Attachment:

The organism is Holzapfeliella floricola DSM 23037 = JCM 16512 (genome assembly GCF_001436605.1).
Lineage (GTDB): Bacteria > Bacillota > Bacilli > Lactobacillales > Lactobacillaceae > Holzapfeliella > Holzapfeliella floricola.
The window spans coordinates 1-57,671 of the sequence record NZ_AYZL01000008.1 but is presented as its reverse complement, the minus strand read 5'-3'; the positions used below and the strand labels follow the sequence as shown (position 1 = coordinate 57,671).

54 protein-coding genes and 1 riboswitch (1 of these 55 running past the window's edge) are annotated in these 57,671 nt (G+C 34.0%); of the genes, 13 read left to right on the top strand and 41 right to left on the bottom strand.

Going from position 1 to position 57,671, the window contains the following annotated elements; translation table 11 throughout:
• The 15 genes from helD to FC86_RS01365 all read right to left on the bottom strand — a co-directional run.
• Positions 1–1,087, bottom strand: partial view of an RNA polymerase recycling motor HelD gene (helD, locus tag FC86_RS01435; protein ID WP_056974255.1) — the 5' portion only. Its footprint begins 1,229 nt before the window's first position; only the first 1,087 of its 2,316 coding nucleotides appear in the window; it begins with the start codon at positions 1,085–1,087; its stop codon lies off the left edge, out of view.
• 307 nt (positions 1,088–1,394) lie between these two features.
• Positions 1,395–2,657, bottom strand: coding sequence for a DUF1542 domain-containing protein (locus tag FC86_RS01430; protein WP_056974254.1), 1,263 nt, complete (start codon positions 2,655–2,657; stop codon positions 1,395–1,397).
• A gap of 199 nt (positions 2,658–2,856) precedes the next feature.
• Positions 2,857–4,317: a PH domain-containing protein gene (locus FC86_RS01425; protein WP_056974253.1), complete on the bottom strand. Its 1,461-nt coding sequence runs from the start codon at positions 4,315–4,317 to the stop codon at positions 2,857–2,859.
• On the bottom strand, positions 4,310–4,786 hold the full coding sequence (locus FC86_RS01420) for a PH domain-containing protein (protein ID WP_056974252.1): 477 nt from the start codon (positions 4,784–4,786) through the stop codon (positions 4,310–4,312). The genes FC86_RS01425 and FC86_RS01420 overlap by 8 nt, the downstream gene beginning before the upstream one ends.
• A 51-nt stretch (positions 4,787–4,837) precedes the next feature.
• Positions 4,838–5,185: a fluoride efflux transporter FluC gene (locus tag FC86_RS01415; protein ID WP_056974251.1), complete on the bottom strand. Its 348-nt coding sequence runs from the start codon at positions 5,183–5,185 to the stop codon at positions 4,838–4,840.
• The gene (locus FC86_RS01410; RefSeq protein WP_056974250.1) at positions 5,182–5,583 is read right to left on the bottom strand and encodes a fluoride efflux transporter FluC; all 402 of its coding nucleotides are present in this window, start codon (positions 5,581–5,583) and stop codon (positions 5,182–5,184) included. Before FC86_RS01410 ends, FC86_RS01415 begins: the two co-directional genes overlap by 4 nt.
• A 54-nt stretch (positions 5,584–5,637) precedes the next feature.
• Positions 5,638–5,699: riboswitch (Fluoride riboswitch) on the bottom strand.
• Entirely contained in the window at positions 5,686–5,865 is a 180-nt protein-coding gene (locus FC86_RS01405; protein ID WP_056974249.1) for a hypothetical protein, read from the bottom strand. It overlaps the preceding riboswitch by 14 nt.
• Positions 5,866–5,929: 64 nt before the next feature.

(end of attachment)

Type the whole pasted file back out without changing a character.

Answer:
The organism is Holzapfeliella floricola DSM 23037 = JCM 16512 (genome assembly GCF_001436605.1).
Lineage (GTDB): Bacteria > Bacillota > Bacilli > Lactobacillales > Lactobacillaceae > Holzapfeliella > Holzapfeliella floricola.
The window spans coordinates 1-57,671 of the sequence record NZ_AYZL01000008.1 but is presented as its reverse complement, the minus strand read 5'-3'; the positions used below and the strand labels follow the sequence as shown (position 1 = coordinate 57,671).

54 protein-coding genes and 1 riboswitch (1 of these 55 running past the window's edge) are annotated in these 57,671 nt (G+C 34.0%); of the genes, 13 read left to right on the top strand and 41 right to left on the bottom strand.

Going from position 1 to position 57,671, the window contains the following annotated elements; translation table 11 throughout:
• The 15 genes from helD to FC86_RS01365 all read right to left on the bottom strand — a co-directional run.
• Positions 1–1,087, bottom strand: partial view of an RNA polymerase recycling motor HelD gene (helD, locus tag FC86_RS01435; protein ID WP_056974255.1) — the 5' portion only. Its footprint begins 1,229 nt before the window's first position; only the first 1,087 of its 2,316 coding nucleotides appear in the window; it begins with the start codon at positions 1,085–1,087; its stop codon lies off the left edge, out of view.
• 307 nt (positions 1,088–1,394) lie between these two features.
• Positions 1,395–2,657, bottom strand: coding sequence for a DUF1542 domain-containing protein (locus tag FC86_RS01430; protein WP_056974254.1), 1,263 nt, complete (start codon positions 2,655–2,657; stop codon positions 1,395–1,397).
• A gap of 199 nt (positions 2,658–2,856) precedes the next feature.
• Positions 2,857–4,317: a PH domain-containing protein gene (locus FC86_RS01425; protein WP_056974253.1), complete on the bottom strand. Its 1,461-nt coding sequence runs from the start codon at positions 4,315–4,317 to the stop codon at positions 2,857–2,859.
• On the bottom strand, positions 4,310–4,786 hold the full coding sequence (locus FC86_RS01420) for a PH domain-containing protein (protein ID WP_056974252.1): 477 nt from the start codon (positions 4,784–4,786) through the stop codon (positions 4,310–4,312). The genes FC86_RS01425 and FC86_RS01420 overlap by 8 nt, the downstream gene beginning before the upstream one ends.
• A 51-nt stretch (positions 4,787–4,837) precedes the next feature.
• Positions 4,838–5,185: a fluoride efflux transporter FluC gene (locus tag FC86_RS01415; protein ID WP_056974251.1), complete on the bottom strand. Its 348-nt coding sequence runs from the start codon at positions 5,183–5,185 to the stop codon at positions 4,838–4,840.
• The gene (locus FC86_RS01410; RefSeq protein WP_056974250.1) at positions 5,182–5,583 is read right to left on the bottom strand and encodes a fluoride efflux transporter FluC; all 402 of its coding nucleotides are present in this window, start codon (positions 5,581–5,583) and stop codon (positions 5,182–5,184) included. Before FC86_RS01410 ends, FC86_RS01415 begins: the two co-directional genes overlap by 4 nt.
• A 54-nt stretch (positions 5,584–5,637) precedes the next feature.
• Positions 5,638–5,699: riboswitch (Fluoride riboswitch) on the bottom strand.
• Entirely contained in the window at positions 5,686–5,865 is a 180-nt protein-coding gene (locus FC86_RS01405; protein ID WP_056974249.1) for a hypothetical protein, read from the bottom strand. It overlaps the preceding riboswitch by 14 nt.
• Positions 5,866–5,929: 64 nt before the next feature.